Thursday 18 April 2019 8:15 am

Campaigning against climate change doesn’t make you above the law

Alan Mendoza is executive director of the Henry Jackson Society.

Alan Mendoza is executive director of the Henry Jackson Society.

UNTIL this week, the anti-climate change activist group Extinction Rebellion had hardly been a household name.

Its various activities, like pouring fake blood onto Downing Street and stripping semi-naked during a session of the House of Commons, had been received with the sort of good humour that the British people always reserve for righteous causes pursued by very obsessive people.

But a more sinister turn than bared buttocks has revealed itself this week. Extinction Rebellion has spent several days blockading key London locations such as Marble Arch, Waterloo Bridge, Oxford Circus and Parliament Square, preventing traffic – including public transport – from passing through.

Commerce, industry, and commuters have all suffered as a consequence. Estimates from just the first two days of protest have suggested that up to 500,000 people were affected by the diversion of 55 bus routes.

The New West End Company, a partnership which represents vast swathes of some of the most iconic retail and hospitality space in the world, has suggested that these two days saw a loss of £12m in trade in the West End.

With Extinction Rebellion threatening to continue “shutting down London” until 29 April, Londoners are surely now entitled to wonder when their roads might be taken back for them all to enjoy and use as required for their daily business.

They may be waiting for some time. For the response from our authorities has been strangely muted.

Politicians have shuffled away from the issue, mouthing platitudes about the importance of climate change before slipping into their limousines.

And the police, despite arresting a large number of protesters for criminal damage and public order offences, have as often as not been seen to be facilitating the protester sit-ins by providing a protective cordon around them.

All of this appears to have emboldened Extinction Rebellion. Drunk on the unexpected power it has been given to dictate the state of London’s roads, the group has now begun extending its protests to other forms of transport like parts of the Tube network.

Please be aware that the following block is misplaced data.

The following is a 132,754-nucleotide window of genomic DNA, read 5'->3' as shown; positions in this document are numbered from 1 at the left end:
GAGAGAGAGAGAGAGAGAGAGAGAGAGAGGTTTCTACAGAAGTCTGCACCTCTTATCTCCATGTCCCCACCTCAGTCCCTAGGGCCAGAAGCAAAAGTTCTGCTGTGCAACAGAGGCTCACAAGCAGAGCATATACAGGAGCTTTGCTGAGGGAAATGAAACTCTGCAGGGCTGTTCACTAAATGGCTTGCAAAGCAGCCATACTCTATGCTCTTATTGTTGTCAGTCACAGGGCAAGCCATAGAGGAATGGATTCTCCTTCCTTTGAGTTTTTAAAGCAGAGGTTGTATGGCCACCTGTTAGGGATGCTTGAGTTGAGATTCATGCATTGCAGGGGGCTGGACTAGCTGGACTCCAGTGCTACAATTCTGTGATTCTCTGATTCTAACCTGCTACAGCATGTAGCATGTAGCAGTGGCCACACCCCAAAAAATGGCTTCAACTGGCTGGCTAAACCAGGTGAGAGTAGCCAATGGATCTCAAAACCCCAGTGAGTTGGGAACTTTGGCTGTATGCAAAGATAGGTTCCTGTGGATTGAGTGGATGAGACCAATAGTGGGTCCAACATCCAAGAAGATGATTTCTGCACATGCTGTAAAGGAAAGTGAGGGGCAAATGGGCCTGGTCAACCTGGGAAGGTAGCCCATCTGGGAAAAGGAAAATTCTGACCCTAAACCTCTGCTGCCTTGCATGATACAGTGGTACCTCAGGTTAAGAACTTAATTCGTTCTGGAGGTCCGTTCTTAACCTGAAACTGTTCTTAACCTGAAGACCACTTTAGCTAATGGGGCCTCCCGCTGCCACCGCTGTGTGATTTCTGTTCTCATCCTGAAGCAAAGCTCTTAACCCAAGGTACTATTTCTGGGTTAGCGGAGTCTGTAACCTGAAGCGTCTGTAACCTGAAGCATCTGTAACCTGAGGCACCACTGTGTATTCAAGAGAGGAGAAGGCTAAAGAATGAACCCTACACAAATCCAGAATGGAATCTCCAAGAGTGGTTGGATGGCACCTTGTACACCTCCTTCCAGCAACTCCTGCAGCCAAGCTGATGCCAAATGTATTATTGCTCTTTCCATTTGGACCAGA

Various reasons have been posited for why the chaos on our streets has been allowed to unfold.

We have been told that the UK has a long and noble tradition of protest and that climate change is such a vitally important issue that normal rules might not apply.

London mayor Sadiq Khan – to whom the Metropolitan Police reports and who therefore can set the tone for their response to protests – has tried to have it both ways. He has supported the protesters in general, while criticising some of their methods.

Not for the first time, the authorities have wildly missed the real point about what is happening on London’s streets. Extinction Rebellion may have started off as a campaign group arguing for a popular cause. But its tactics threaten to expose the soft underbelly of liberal democracy to assault from less well-meaning protagonists.

By failing to impose the rule of law on those illegally occupying public thoroughfares, we are making a rod for our own back in the future.

We do not have far to look for where this might lead. Just over the Channel, France has been rocked for months by the “gilets jaunes” movement, which started as a benign crusade for economic justice that evoked sympathy from many French politicians. But it did not take long for peaceful – but illegal and disruptive – protests to be infiltrated by those set on more nefarious intent.

The result has been a running battle between authorities and violent protestors on a weekly basis, with deaths occurring and thousands having been injured.

Nor is Britain immune from the dangers of violent protest. Only eight years ago, parts of London and other UK cities were paralysed for several days by a wave of violence in a series of riots.

The police were caught unawares by the pace and spontaneity shown by the assailants, and by the time they had re-established control, some £200m of property damage had been caused.

Extinction Rebellion has eschewed violent means, and there is no suggestion that it might adopt them. But the weakness of the official response to its illegal activity does not inspire confidence that Londoners can be kept safe from more violent threats.

Most worryingly, the suggestion has been made the police simply lack the cell capacity to cope with the scale of protests. If this is true, there is an urgent need to develop solutions to such eventualities, particularly given the politically charged nature of the current times.

History has proven that even the most well-established democratic systems have only a thin veneer of civilisation painted onto them. They often only find that out to their cost, when the opportunity of disobedience presents itself and authorities do not respond.

Regardless of the nobility of the cause, there is no place for illegal direct action in a liberal democracy like the UK.

Extinction Rebellion states that it would like to see its activists arrested. For once, we should give a protest group exactly what it wants.


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